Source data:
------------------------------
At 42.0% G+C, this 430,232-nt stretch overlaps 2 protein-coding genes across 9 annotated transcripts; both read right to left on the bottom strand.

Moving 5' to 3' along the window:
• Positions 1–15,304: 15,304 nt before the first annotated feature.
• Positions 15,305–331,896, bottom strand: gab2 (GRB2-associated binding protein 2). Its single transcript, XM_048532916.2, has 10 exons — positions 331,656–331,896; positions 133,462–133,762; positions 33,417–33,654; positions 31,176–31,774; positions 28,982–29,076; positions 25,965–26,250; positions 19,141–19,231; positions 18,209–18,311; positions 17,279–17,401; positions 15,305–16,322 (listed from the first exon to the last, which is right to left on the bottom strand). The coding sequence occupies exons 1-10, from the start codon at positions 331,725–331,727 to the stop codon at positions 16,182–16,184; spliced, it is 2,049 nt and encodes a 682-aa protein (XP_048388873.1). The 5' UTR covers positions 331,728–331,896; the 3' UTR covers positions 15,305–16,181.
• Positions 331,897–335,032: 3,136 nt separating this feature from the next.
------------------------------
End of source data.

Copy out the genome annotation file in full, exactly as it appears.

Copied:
At 42.0% G+C, this 430,232-nt stretch overlaps 2 protein-coding genes across 9 annotated transcripts; both read right to left on the bottom strand.

Moving 5' to 3' along the window:
• Positions 1–15,304: 15,304 nt before the first annotated feature.
• Positions 15,305–331,896, bottom strand: gab2 (GRB2-associated binding protein 2). Its single transcript, XM_048532916.2, has 10 exons — positions 331,656–331,896; positions 133,462–133,762; positions 33,417–33,654; positions 31,176–31,774; positions 28,982–29,076; positions 25,965–26,250; positions 19,141–19,231; positions 18,209–18,311; positions 17,279–17,401; positions 15,305–16,322 (listed from the first exon to the last, which is right to left on the bottom strand). The coding sequence occupies exons 1-10, from the start codon at positions 331,725–331,727 to the stop codon at positions 16,182–16,184; spliced, it is 2,049 nt and encodes a 682-aa protein (XP_048388873.1). The 5' UTR covers positions 331,728–331,896; the 3' UTR covers positions 15,305–16,181.
• Positions 331,897–335,032: 3,136 nt separating this feature from the next.